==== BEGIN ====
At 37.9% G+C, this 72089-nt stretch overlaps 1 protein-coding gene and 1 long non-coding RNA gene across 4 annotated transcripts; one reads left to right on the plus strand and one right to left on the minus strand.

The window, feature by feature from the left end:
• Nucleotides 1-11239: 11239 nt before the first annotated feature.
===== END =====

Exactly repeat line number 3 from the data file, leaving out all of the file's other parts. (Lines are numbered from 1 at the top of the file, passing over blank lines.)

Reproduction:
• Nucleotides 1-11239: 11239 nt before the first annotated feature.